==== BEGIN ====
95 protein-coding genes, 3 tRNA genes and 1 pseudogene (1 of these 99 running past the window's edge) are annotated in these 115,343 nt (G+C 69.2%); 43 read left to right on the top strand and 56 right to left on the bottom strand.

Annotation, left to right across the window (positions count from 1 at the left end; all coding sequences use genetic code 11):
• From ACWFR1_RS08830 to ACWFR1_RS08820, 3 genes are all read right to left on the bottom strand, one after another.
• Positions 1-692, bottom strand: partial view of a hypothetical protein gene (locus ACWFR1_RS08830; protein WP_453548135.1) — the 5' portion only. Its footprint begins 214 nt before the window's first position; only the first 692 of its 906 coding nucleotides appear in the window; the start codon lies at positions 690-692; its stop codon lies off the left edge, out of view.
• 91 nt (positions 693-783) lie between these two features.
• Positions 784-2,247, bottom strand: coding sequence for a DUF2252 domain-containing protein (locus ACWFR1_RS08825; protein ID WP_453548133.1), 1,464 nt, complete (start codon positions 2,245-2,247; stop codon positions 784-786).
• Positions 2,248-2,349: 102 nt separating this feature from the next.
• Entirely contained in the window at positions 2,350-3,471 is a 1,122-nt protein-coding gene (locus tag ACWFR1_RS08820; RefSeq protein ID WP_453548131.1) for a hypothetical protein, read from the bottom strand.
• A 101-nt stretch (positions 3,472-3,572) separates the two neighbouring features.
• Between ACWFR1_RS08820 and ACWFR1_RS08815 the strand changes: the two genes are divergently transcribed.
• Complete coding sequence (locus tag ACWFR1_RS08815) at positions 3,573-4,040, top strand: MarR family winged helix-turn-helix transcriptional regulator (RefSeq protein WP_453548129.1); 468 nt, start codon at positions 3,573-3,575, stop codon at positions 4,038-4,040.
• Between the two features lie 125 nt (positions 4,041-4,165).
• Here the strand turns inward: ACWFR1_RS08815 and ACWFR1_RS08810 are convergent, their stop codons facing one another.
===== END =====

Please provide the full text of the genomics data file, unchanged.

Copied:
95 protein-coding genes, 3 tRNA genes and 1 pseudogene (1 of these 99 running past the window's edge) are annotated in these 115,343 nt (G+C 69.2%); 43 read left to right on the top strand and 56 right to left on the bottom strand.

Annotation, left to right across the window (positions count from 1 at the left end; all coding sequences use genetic code 11):
• From ACWFR1_RS08830 to ACWFR1_RS08820, 3 genes are all read right to left on the bottom strand, one after another.
• Positions 1-692, bottom strand: partial view of a hypothetical protein gene (locus ACWFR1_RS08830; protein WP_453548135.1) — the 5' portion only. Its footprint begins 214 nt before the window's first position; only the first 692 of its 906 coding nucleotides appear in the window; the start codon lies at positions 690-692; its stop codon lies off the left edge, out of view.
• 91 nt (positions 693-783) lie between these two features.
• Positions 784-2,247, bottom strand: coding sequence for a DUF2252 domain-containing protein (locus ACWFR1_RS08825; protein ID WP_453548133.1), 1,464 nt, complete (start codon positions 2,245-2,247; stop codon positions 784-786).
• Positions 2,248-2,349: 102 nt separating this feature from the next.
• Entirely contained in the window at positions 2,350-3,471 is a 1,122-nt protein-coding gene (locus tag ACWFR1_RS08820; RefSeq protein ID WP_453548131.1) for a hypothetical protein, read from the bottom strand.
• A 101-nt stretch (positions 3,472-3,572) separates the two neighbouring features.
• Between ACWFR1_RS08820 and ACWFR1_RS08815 the strand changes: the two genes are divergently transcribed.
• Complete coding sequence (locus tag ACWFR1_RS08815) at positions 3,573-4,040, top strand: MarR family winged helix-turn-helix transcriptional regulator (RefSeq protein WP_453548129.1); 468 nt, start codon at positions 3,573-3,575, stop codon at positions 4,038-4,040.
• Between the two features lie 125 nt (positions 4,041-4,165).
• Here the strand turns inward: ACWFR1_RS08815 and ACWFR1_RS08810 are convergent, their stop codons facing one another.